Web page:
Monthly Archives: November 2018

Messages-In-Bottles Flood Blacktip Island Beaches


Blacktip Island beaches have been inundated with messages-filled bottles this week, sparking numerous rescue missions. (photo courtesy of Edwin Chub/Marine Parks Department)

Blacktip Island beaches this week were flooded with hundreds of message-filled bottles from around the globe, sending island officials scrambling to find the cause and stretching the island’s emergency services thin.

“Message bottles started washing up over the weekend,” marine parks spokesperson Edwin Chub said. “Mostly on the windward east coast, but some came ashore on the west side, too. Resort guests were running up and down the beaches collecting the damn things.

“We never guessed there were so many castaways so many places,” Chub said. “Now, some are probably jokes, but they all ask for actual rescues and we can’t ignore any of them.”

Experts are uncertain what caused the sudden influx.

“Out of nowhere there’s 80, 90 bottles washing ashore every day, so something significant changed,” Tiperon University-Blacktip oceanography professor Grady Snapper said. “The leading theory’s warming sea water’s creating new convection patterns in the open ocean. The North Atlantic Gyre probably trapped a bunch of these bottles, and now shifting currents are shooting them all our way.”

Others suspect the bottles are an elaborate hoax.

“All these bottles showing up at the same time? That’s not natural,” resident Marcia Seagroves said. “Someone’s out dumping bottles off a boat. Or chucking them in at the beach so they wash back onshore.

“I’d bet it’s Antonio Fletcher or Jerrod Ephesians pulling our collective leg,” Seagroves said. “Like those guys who made crop circles for years to cause a kerfuffle while they laughed among themselves.”

Fletcher denied the accusations.

“Got no time for that kind of nonsense,” he said. “Ain’t got that many bottles, either. People’re pointing fingers at me when folks out there need rescuing.”

Observers say the messages are too varied to be the work of one person or group.

“We’re finding notes in all kinds of languages. That’s way beyond anything ‘Tonio’s capable of,” Donna Requin said. “I found one yesterday in Norwegian. Some kid tossed it in off Stavanger as a joke in 2009 and it took that long to get to us.”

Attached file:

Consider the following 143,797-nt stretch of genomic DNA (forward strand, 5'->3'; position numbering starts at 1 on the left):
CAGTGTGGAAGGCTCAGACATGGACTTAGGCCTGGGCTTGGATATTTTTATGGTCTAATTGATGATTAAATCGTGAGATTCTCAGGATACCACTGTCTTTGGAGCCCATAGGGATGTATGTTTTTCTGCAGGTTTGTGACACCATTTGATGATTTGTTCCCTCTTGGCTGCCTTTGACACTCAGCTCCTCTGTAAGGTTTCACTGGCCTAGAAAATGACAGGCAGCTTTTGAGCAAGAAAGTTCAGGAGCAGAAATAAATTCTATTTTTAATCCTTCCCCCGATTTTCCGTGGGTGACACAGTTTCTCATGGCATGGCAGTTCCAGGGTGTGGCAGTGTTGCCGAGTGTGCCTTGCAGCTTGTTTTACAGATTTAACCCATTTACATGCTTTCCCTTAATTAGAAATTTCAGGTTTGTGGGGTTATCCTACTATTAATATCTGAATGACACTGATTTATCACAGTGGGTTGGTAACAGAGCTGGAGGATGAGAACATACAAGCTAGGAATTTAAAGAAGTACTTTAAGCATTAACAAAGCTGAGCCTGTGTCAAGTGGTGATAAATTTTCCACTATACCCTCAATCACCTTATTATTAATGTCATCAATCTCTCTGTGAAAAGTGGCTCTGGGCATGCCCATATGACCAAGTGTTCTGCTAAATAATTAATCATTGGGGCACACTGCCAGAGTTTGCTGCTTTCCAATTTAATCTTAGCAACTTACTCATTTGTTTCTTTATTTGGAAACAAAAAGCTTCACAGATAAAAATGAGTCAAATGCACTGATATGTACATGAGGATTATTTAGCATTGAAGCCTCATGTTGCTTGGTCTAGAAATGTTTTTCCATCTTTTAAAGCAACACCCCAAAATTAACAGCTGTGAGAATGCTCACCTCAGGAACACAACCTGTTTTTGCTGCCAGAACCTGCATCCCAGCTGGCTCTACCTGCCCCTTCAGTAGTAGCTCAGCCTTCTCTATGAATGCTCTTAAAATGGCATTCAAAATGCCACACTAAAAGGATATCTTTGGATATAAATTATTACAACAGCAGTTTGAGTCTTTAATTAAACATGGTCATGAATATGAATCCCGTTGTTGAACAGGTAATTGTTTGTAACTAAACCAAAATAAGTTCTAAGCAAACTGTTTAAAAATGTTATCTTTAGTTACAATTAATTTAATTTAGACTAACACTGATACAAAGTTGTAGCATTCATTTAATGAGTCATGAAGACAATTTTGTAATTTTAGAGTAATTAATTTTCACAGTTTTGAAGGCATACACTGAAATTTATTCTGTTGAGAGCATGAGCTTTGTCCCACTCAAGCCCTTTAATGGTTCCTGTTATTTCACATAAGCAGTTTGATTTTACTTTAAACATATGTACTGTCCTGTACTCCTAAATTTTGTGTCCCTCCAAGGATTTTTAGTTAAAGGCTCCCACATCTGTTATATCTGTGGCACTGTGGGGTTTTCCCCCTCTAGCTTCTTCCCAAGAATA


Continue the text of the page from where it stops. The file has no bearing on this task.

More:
Island emergency personnel are taking a sterner view.

“We have to take every rescue request seriously,” Island Police Constable Rafe Marquette said. “We’ve been contacting the appropriate authorities worldwide all week. Some have stopped taking my calls.

“If any of these notes do turn out to be jokes, the culprits will face the full brunt of the law,” Marquette said. “I’ve had no sleep for days, tracking down all these places. I still can’t find ‘Wanna-Hocka-Loogie’ on any nautical chart, but I do hope that Nigerian prince gets rescued safely.”

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Blacktip Island Braces For Black Friday Dump Scrounging


Blacktip Island resident Ginger Bass scans the island landfill’s scrap metal section for holiday bargains prior to the dump’s Black Friday scavenging event. (photo courtesy of Stoney Macdam/Tiperon Islands Public Health Department)

Blacktip Island bargain hunters will storm the Caribbean island’s landfill at dawn today to find the perfect holiday treasures, the island’s public health department announced Thursday.

“We closed the dump’s for all but our garbage trucks last week while we spruced the place up,” health department head Stoney MacAdam said. “We needed the place free of people while we put in a new incinerator and rearranged the junked auto section. It’s just coincidence we’re re-opening the place this Friday.

“Thing is, we underestimated how popular dump diving is this time of year,” MacAdam said. “People were already lining up along the entrance track Thursday, so we threw up gates and barriers in the interest of safety. Folks being deprived of scavenging for so long, it’s made them bug-nutty. Well, more bug-nutty.”

Residents say the impromptu event is the perfect start for the holidays season.

“It’s the Blacktip version of the Black Friday sales in the U.S.,” resident Ginger Bass said. “And now with no one being able to get in the dump for a week, there’s bound to be all kinds of great stuff all over the place.

“The trick’ll be getting in fast,” Bass said. “We have our little ones ready to go at the main entrance, and we’ll circle around the back to be the first ones in back there. We’d never sneak in ahead of time, of course. That’d set a bad example for the kiddos. But we’ll all charge in quick as we can when they blow that whistle.”

Some decried the event’s commercialism.

“It’s the holiday season. The focus should be on the holidays,” the former Reverend Jerrod Ephesians said. “People descending on the landfill en masse to pick through junk isn’t festive. It’s crass. And unsanitary.”